There is extensive contextual information in sources like the Economist Intelligence Unit’s Country Reports, the Far Eastern Economic Review, the Asian Wall Street Journal and the South China Morning Post, all of which are published in Hong Kong. These sources are in English as this does tend to be the language of business with China. Information about specific trading opportunities can be obtained through the trade ministries of most European countries and from lists of projects funded by the European Union, the World Bank, the Asian Development Bank, the UN Development Programme and other international agencies. In addition, delegations from all parts of China frequently visit the major European capitals, carrying with them requirements for goods and services. Chambers of commerce and trade associations often list commercial opportunities in China, while participation in trade missions, exhibitions and technical seminars in the country can also help you to build up a better picture of the market for your goods and services.

How to approach the main challenges
© 2012 ElcaMedia CSR Consultancy - Leading international agency for embedding CSR & Sustainability into an overall corporate strategy

5. Attend to due diligence.
There is a real need to be thorough in observing due diligence in China. This may best be addressed by obtaining specialist professional advice. As some have found to their cost, failure to do so can result in working with unsuitable local business partners which, as some European businesses have found to their cost, can result in disastrous consequences. When any agreement is being discussed or drawn up, always apply the same due diligence to all matters involving intellectual property. While legislation and its enforcement on IPR have improved in China in recent years, some areas of concern still remain.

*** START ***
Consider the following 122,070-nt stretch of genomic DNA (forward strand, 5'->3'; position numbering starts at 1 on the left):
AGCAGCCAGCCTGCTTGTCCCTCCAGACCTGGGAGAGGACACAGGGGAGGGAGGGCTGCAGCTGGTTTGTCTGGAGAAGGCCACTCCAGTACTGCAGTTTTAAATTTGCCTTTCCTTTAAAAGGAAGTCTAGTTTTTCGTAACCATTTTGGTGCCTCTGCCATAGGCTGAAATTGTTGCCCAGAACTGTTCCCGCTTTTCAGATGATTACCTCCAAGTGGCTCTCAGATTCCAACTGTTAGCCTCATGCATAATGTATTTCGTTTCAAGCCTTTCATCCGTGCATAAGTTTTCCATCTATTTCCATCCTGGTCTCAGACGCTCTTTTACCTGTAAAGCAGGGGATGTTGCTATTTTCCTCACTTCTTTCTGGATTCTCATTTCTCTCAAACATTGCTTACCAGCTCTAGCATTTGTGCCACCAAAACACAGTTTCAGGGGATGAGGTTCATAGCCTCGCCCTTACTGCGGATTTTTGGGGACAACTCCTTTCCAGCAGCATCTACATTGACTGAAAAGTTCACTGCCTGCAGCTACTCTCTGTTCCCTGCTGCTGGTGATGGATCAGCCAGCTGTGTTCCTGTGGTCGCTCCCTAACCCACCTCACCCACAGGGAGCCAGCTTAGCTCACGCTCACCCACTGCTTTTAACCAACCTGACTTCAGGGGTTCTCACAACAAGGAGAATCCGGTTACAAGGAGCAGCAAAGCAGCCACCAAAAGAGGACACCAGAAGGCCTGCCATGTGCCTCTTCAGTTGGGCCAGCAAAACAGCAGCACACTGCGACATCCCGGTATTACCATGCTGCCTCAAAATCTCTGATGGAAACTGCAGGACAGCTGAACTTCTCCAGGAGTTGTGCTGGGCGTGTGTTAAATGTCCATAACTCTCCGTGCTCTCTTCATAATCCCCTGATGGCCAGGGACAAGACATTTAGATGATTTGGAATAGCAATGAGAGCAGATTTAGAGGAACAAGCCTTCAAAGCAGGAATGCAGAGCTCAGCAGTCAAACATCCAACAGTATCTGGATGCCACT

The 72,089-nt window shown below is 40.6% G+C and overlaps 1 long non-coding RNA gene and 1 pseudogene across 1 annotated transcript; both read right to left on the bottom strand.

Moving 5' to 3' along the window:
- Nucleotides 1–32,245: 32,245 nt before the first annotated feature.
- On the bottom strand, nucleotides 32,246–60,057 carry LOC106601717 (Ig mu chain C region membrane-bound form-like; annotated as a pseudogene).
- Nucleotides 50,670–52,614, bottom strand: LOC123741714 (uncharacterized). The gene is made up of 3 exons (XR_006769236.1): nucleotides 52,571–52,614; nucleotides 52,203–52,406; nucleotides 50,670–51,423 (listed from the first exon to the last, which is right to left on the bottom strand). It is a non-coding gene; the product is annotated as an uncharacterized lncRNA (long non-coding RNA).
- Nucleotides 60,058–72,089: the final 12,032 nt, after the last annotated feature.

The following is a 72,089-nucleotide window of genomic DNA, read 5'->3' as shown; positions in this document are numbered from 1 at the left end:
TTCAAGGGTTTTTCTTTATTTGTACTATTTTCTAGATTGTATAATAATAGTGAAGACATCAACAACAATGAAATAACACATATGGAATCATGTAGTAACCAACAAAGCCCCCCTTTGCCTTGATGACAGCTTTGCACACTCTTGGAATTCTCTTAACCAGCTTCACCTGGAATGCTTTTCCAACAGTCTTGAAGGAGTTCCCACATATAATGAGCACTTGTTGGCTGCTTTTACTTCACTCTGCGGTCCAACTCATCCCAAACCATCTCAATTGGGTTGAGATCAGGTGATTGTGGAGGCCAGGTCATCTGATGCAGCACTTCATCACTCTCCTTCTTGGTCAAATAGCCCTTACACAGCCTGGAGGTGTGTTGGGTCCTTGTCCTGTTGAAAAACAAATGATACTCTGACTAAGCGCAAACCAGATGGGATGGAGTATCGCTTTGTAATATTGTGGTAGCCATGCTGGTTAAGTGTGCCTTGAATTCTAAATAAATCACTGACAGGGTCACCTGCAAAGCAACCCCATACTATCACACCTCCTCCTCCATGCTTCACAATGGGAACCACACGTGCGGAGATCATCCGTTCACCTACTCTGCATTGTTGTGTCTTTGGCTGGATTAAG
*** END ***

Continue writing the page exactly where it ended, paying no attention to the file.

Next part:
6. Present offers which are fair and true.
Discussions with your Chinese counterparts must give an accurate representation of the characteristics of the product, technology or service which you are offering. Sometimes we are victims of our own propaganda and may overstate our case, perhaps believing that the Chinese will not know much about the product, technology or service in question. If this was ever true, it certainly is not now. Presentations made in an unboastful and matter-of-fact way will be far more convincing and will avoid giving offence.

7. Tailor your offer.
China’s circumstances and the challenges it faces in its efforts to modernise are in many ways unique. Products, technical solutions or services which are suitable in other contexts are not always appropriate for China. And ‘off-the-shelf’ solutions, however good elsewhere, may not win the contract.

How to approach the main challenges
© 2012 ElcaMedia CSR Consultancy - Leading international agency for embedding CSR & Sustainability into an overall corporate strategy

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About ElcaMedia CSR Consultancy ElcaMedia CSR Consultancy is a leading international agency for embedding Corporate Social Responsibility (CSR) and Sustainability into an overall corporate strategy. We are the first company in the world with Cradle-to-Cradle certified consultants: a prestigious closed loop/ circular economy model. Corporate Social Responsibility provides significant opportunities to build long-term business value. ElcaMedia CSR Consultancy has proven experience of achieving ROI from CSR: developing clear steps for action helping international companies identify, adopt and implement CSR strategies throughout their organisations for the greater benefit of all stakeholders. These include the necessity for a sound operational CSR strategy, a specific environmental and social strategy for the identification and management of related issues, employee training programs, and best practice in the field of approach, reports and communication when it comes to presenting the business to the wider world - including China. About the author This publication was written by Dr. Robin Porter, ElcaMedia’s senior consultant for China projects. Robin is an academic China specialist and is currently Visiting Professor at the Centre for East Asian Studies, University of Bristol (UK). He has been adviser on China to a major industry and from 2002 to 2005 was Counsellor for Science and Innovation at the British Embassy in Beijing. Disclaimer All reasonable efforts have been made to ensure that the material presented here is accurate and reliable at the date of publication. However, the company and the author reserve the right not to be responsible for the topicality, correctness, completeness or quality of the information provided. Liability claims regarding damage caused by the use of any information provided, including any kind of information which is incomplete or incorrect, will therefore be rejected. Copyright © ElcaMedia CSR Consultancy www.elcamedia.com